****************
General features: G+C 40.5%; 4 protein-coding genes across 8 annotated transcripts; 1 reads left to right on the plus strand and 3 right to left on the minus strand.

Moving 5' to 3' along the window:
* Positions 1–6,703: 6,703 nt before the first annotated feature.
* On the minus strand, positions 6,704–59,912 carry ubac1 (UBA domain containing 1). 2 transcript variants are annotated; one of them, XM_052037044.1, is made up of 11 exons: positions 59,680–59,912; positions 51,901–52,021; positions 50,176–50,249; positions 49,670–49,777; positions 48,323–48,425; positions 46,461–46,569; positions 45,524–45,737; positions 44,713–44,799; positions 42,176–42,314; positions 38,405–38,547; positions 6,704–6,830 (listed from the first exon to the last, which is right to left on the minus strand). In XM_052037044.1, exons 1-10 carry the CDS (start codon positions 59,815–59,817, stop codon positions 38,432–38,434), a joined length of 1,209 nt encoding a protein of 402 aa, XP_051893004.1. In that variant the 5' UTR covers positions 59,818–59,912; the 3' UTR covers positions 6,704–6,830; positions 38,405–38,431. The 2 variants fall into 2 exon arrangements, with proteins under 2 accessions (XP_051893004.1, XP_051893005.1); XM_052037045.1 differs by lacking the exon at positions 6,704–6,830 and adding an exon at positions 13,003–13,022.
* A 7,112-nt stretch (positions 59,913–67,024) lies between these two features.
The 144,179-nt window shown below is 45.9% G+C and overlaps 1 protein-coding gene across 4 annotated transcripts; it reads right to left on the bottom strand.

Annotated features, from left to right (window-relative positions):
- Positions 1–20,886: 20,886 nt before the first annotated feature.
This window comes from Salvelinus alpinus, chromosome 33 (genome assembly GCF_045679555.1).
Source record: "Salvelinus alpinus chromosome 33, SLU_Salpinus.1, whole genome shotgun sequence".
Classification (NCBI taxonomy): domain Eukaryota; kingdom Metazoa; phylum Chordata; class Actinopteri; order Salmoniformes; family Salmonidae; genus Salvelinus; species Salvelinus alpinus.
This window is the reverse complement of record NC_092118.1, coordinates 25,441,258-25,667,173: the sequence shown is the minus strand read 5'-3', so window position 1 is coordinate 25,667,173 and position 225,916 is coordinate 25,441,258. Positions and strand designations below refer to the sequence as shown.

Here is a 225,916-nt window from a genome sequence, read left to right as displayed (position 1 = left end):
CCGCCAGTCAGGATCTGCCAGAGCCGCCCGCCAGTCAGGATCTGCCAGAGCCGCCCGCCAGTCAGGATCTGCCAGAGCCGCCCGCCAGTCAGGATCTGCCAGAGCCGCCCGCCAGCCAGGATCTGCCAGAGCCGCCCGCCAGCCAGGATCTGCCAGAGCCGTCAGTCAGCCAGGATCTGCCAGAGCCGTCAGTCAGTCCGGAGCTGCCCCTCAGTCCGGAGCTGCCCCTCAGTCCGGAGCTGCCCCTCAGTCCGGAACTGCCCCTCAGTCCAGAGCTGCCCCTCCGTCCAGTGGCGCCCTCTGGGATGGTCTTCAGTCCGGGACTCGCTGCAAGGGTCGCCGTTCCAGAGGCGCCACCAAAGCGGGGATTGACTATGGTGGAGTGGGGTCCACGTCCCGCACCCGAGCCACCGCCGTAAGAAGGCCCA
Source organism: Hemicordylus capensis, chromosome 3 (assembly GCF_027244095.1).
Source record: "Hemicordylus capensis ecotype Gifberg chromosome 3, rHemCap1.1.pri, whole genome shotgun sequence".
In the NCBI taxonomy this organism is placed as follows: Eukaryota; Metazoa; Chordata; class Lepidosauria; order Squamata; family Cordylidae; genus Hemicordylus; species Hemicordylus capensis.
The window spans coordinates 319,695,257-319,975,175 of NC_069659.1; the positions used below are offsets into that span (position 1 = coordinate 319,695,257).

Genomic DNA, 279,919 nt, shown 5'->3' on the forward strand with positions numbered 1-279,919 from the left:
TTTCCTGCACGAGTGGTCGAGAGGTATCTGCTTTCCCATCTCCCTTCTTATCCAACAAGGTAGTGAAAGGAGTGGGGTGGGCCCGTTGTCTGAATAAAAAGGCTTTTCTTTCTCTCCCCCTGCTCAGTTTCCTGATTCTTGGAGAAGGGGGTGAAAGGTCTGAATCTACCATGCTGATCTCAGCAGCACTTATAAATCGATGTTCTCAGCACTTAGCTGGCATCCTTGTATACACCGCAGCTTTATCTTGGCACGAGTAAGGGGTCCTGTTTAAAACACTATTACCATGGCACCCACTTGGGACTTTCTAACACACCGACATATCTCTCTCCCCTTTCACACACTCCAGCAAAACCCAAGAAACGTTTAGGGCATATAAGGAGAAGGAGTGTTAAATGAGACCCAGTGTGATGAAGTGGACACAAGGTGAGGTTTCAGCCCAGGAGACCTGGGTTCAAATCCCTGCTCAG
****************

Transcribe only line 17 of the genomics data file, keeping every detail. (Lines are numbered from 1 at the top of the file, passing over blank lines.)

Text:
In the NCBI taxonomy this organism is placed as follows: Eukaryota; Metazoa; Chordata; class Lepidosauria; order Squamata; family Cordylidae; genus Hemicordylus; species Hemicordylus capensis.